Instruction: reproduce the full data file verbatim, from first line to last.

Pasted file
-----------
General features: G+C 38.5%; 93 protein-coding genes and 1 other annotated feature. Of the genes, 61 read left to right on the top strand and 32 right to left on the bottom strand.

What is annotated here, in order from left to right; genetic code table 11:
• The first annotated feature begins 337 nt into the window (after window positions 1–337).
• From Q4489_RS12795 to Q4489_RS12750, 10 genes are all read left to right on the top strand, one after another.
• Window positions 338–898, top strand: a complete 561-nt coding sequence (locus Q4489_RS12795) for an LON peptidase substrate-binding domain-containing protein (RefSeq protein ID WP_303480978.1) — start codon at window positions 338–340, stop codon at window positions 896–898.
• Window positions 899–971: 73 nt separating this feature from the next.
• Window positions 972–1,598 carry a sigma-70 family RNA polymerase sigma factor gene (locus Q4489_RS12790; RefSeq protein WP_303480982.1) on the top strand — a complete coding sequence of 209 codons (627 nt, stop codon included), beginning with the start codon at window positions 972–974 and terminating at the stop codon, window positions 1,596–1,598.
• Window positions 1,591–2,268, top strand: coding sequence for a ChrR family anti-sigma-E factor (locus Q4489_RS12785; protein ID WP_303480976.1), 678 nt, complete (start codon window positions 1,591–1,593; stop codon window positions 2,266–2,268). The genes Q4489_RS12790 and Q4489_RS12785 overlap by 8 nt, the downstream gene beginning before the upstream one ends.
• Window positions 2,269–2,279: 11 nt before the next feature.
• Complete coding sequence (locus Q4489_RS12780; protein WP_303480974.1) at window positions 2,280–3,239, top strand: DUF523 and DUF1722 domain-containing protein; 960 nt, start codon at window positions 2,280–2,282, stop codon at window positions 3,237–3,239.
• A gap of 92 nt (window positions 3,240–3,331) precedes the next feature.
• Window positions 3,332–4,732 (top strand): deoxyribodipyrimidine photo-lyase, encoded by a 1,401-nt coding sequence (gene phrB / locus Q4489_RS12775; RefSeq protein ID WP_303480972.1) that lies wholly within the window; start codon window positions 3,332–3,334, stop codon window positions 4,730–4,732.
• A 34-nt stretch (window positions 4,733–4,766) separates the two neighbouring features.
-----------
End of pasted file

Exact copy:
General features: G+C 38.5%; 93 protein-coding genes and 1 other annotated feature. Of the genes, 61 read left to right on the top strand and 32 right to left on the bottom strand.

What is annotated here, in order from left to right; genetic code table 11:
• The first annotated feature begins 337 nt into the window (after window positions 1–337).
• From Q4489_RS12795 to Q4489_RS12750, 10 genes are all read left to right on the top strand, one after another.
• Window positions 338–898, top strand: a complete 561-nt coding sequence (locus Q4489_RS12795) for an LON peptidase substrate-binding domain-containing protein (RefSeq protein ID WP_303480978.1) — start codon at window positions 338–340, stop codon at window positions 896–898.
• Window positions 899–971: 73 nt separating this feature from the next.
• Window positions 972–1,598 carry a sigma-70 family RNA polymerase sigma factor gene (locus Q4489_RS12790; RefSeq protein WP_303480982.1) on the top strand — a complete coding sequence of 209 codons (627 nt, stop codon included), beginning with the start codon at window positions 972–974 and terminating at the stop codon, window positions 1,596–1,598.
• Window positions 1,591–2,268, top strand: coding sequence for a ChrR family anti-sigma-E factor (locus Q4489_RS12785; protein ID WP_303480976.1), 678 nt, complete (start codon window positions 1,591–1,593; stop codon window positions 2,266–2,268). The genes Q4489_RS12790 and Q4489_RS12785 overlap by 8 nt, the downstream gene beginning before the upstream one ends.
• Window positions 2,269–2,279: 11 nt before the next feature.
• Complete coding sequence (locus Q4489_RS12780; protein WP_303480974.1) at window positions 2,280–3,239, top strand: DUF523 and DUF1722 domain-containing protein; 960 nt, start codon at window positions 2,280–2,282, stop codon at window positions 3,237–3,239.
• A gap of 92 nt (window positions 3,240–3,331) precedes the next feature.
• Window positions 3,332–4,732 (top strand): deoxyribodipyrimidine photo-lyase, encoded by a 1,401-nt coding sequence (gene phrB / locus Q4489_RS12775; RefSeq protein ID WP_303480972.1) that lies wholly within the window; start codon window positions 3,332–3,334, stop codon window positions 4,730–4,732.
• A 34-nt stretch (window positions 4,733–4,766) separates the two neighbouring features.